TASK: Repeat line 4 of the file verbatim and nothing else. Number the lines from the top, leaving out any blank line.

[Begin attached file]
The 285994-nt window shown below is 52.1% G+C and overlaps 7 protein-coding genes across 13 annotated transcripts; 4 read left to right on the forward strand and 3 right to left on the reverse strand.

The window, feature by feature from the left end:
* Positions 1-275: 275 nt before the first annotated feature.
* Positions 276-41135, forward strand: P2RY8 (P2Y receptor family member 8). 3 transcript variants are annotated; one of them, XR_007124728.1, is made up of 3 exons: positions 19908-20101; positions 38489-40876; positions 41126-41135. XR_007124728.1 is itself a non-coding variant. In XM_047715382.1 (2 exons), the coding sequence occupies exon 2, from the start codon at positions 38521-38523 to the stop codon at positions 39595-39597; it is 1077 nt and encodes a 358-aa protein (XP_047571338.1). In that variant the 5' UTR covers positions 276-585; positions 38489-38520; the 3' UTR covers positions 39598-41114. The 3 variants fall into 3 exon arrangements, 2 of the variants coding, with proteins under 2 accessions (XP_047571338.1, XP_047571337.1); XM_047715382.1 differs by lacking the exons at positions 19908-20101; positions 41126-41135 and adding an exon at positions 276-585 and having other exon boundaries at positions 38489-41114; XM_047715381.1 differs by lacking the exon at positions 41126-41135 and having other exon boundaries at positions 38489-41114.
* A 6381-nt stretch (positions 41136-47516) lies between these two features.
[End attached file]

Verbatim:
* Positions 276-41135, forward strand: P2RY8 (P2Y receptor family member 8). 3 transcript variants are annotated; one of them, XR_007124728.1, is made up of 3 exons: positions 19908-20101; positions 38489-40876; positions 41126-41135. XR_007124728.1 is itself a non-coding variant. In XM_047715382.1 (2 exons), the coding sequence occupies exon 2, from the start codon at positions 38521-38523 to the stop codon at positions 39595-39597; it is 1077 nt and encodes a 358-aa protein (XP_047571338.1). In that variant the 5' UTR covers positions 276-585; positions 38489-38520; the 3' UTR covers positions 39598-41114. The 3 variants fall into 3 exon arrangements, 2 of the variants coding, with proteins under 2 accessions (XP_047571338.1, XP_047571337.1); XM_047715382.1 differs by lacking the exons at positions 19908-20101; positions 41126-41135 and adding an exon at positions 276-585 and having other exon boundaries at positions 38489-41114; XM_047715381.1 differs by lacking the exon at positions 41126-41135 and having other exon boundaries at positions 38489-41114.